The humble Mini was the epitome of cool in the swinging 1960s, so every pop star and celeb who wanted one had to stand out from the crowd with their own versions of the popular little car. A coachbuilder named Radford was ready to help with its ultimate toy around New York, London and Paris, a coachbuilt Radford Mini Cooper.
Radford was originally founded in 1948 as Harold Radford (Coachbuilders) Ltd in London. Radford debuted at the London Motor show in 1951, revealing its Bentley “Countryman,” a posh forerunner of the modern SUV.
A 1949 Bentley bodied by Radford.
Photo: Courtesy of Radford.
The company was also involved in creating bespoke fiberglass bodywork for the prototype Ford GT40, but it was Radford’s modification of Bentley models and, later, Minis, that gave the Radford its admired reputation for luxurious, customized automobiles.
John Lennon in his Radford-customized Mini Cooper, circa 1960s.
Photo by Keystone Features, courtesy of Radford.
Radford equipped Minis with electric windows, leather trim and a rash of other specialty features which nowadays would be taken for granted. It wasn’t long before all four members of the Beatles and manager Brian Epstein owned one; Ringo Starr even had his modified to store a full set of drums in the back. That particular car was recently bought by Spice Girl, Geri Halliwell for more than $120,000. Mike Nesmith from the Monkees, Ginger Baker from Cream, Mick Jagger, soccer star George Best, Peter Sellers and wife Britt Ekland, the list of Radford Mini owners goes on and on.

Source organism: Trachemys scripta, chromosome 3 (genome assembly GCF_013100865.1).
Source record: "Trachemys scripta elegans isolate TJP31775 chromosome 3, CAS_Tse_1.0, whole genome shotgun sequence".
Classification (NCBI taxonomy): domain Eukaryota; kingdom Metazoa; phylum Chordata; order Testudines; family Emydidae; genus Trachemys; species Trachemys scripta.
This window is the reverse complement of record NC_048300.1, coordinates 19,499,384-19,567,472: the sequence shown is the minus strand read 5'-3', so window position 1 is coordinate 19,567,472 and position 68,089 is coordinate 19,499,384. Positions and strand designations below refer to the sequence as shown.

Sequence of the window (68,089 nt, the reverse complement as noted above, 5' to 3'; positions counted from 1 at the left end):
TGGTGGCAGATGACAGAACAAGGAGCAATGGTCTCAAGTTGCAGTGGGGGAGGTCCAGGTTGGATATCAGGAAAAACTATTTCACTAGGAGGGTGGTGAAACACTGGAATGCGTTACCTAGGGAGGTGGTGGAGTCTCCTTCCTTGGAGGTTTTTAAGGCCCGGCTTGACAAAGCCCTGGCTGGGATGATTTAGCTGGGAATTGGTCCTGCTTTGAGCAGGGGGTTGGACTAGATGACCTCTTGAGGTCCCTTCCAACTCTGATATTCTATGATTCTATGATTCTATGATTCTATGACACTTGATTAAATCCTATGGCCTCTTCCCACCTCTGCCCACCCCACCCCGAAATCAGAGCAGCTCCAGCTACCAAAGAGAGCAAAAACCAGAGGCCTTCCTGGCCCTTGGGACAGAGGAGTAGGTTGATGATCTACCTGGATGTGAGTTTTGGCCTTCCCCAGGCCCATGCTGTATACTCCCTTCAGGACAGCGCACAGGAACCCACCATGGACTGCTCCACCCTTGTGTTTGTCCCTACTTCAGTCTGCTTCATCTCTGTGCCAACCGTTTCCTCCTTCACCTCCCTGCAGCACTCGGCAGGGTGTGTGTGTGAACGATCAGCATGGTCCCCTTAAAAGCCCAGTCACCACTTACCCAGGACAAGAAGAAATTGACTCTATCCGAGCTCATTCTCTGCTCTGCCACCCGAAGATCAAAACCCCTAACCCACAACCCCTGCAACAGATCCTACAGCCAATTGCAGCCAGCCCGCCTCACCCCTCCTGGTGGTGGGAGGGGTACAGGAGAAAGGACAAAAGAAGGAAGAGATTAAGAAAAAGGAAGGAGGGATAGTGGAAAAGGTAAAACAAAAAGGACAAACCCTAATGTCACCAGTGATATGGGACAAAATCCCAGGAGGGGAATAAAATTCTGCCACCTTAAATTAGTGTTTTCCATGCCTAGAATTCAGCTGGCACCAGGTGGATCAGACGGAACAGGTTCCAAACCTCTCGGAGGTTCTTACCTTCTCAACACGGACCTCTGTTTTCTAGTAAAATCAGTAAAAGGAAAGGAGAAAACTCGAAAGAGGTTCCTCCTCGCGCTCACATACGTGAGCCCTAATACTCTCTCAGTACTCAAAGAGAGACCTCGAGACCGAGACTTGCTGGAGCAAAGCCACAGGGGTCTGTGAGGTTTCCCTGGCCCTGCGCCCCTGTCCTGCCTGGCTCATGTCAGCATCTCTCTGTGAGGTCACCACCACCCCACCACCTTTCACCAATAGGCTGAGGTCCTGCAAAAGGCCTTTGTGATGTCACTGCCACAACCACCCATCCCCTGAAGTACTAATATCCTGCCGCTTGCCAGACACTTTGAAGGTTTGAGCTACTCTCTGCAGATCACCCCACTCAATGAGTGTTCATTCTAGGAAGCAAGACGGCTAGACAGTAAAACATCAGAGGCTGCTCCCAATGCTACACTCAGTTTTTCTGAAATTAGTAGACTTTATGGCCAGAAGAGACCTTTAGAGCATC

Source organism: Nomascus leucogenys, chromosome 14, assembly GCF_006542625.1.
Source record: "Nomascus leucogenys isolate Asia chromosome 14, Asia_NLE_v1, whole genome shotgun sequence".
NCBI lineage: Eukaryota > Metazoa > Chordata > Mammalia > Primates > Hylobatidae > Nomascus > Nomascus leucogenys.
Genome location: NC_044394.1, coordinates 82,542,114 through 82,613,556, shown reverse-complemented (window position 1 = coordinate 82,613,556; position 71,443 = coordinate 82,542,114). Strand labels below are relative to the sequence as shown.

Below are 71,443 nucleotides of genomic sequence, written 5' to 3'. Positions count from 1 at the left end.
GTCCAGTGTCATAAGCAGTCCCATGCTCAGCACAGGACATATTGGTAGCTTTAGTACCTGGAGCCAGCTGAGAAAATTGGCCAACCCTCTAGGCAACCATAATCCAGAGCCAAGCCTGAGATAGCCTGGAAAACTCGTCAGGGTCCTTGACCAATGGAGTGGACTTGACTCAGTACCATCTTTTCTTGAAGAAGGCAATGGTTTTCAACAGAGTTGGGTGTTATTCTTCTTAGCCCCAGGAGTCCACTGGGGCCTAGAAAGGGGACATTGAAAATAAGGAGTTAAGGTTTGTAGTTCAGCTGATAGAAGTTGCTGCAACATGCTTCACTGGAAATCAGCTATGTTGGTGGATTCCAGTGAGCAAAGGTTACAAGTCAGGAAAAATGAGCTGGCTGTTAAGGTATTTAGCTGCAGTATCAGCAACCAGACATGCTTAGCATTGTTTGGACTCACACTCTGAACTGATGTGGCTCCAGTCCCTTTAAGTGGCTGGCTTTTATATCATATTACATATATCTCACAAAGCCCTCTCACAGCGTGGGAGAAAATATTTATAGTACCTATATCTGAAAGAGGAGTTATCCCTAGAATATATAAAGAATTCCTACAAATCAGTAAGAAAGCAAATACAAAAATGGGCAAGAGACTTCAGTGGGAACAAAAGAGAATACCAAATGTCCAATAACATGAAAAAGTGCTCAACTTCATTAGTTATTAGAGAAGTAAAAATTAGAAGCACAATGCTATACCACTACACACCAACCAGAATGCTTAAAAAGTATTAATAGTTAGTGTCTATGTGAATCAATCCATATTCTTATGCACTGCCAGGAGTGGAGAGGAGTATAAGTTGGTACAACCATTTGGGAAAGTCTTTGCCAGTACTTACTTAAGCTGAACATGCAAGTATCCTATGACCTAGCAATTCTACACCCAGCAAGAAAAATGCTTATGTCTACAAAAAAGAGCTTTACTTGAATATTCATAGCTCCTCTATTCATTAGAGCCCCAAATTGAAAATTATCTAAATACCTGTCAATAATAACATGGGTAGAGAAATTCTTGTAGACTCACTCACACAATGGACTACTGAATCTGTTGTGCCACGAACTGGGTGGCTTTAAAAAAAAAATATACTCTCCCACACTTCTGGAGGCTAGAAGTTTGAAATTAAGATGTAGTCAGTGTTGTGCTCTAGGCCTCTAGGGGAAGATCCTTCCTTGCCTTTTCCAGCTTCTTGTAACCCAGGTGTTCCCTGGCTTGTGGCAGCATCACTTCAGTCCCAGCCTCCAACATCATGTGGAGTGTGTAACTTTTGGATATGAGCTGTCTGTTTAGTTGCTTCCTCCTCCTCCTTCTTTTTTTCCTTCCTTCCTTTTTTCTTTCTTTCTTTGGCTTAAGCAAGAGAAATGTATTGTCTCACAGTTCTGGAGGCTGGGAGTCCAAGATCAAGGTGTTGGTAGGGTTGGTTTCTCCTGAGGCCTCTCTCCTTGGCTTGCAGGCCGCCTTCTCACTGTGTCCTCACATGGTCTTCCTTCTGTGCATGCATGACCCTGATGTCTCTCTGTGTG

Peter Sellers and Britt Ekland with their Radford ride.
Photo by Wesley, courtesy of Radford.
Now, the storied coachbuilder has been brought back to life, this time under the stewardship of former Formula 1 champ Jenson Button, automotive designer Mark Stubbs and industry personality Ant Anstead. Based in Los Angeles, the new iteration of Radford aims to lead a renaissance in the art of tailored bodywork, driven in recent years by the restomod revolution.
The new outfit is already in talks to build cars for a number of mainstream, high-end manufacturers, taking existing models and transforming them into one-off design classics.
From left: car designer Mark Stubbs, builder and industry personality Ant Anstead and former Formula 1 champion Jenson Button.
Photo: Courtesy of Radford.
Jenson Button explained: “The Radford brand carries such prestige and magnetism for anyone with an appreciation of cars. The work that Harold Radford and his team were responsible for in the mid 1900s is simply incredible. The time for a revival of proper coachbuilding is right now. People want something unique, something different and something tailor-made. That’s where Radford comes in—our cars will offer the ultimate in luxury and personalization.”
Button also mentions that future partnerships are already in place and will be announced shortly. “They are a testament to what Radford is capable of achieving,” he notes. “It feels like fate that a designer, a builder and a driver have all united at this perfect time. It’s really exciting.”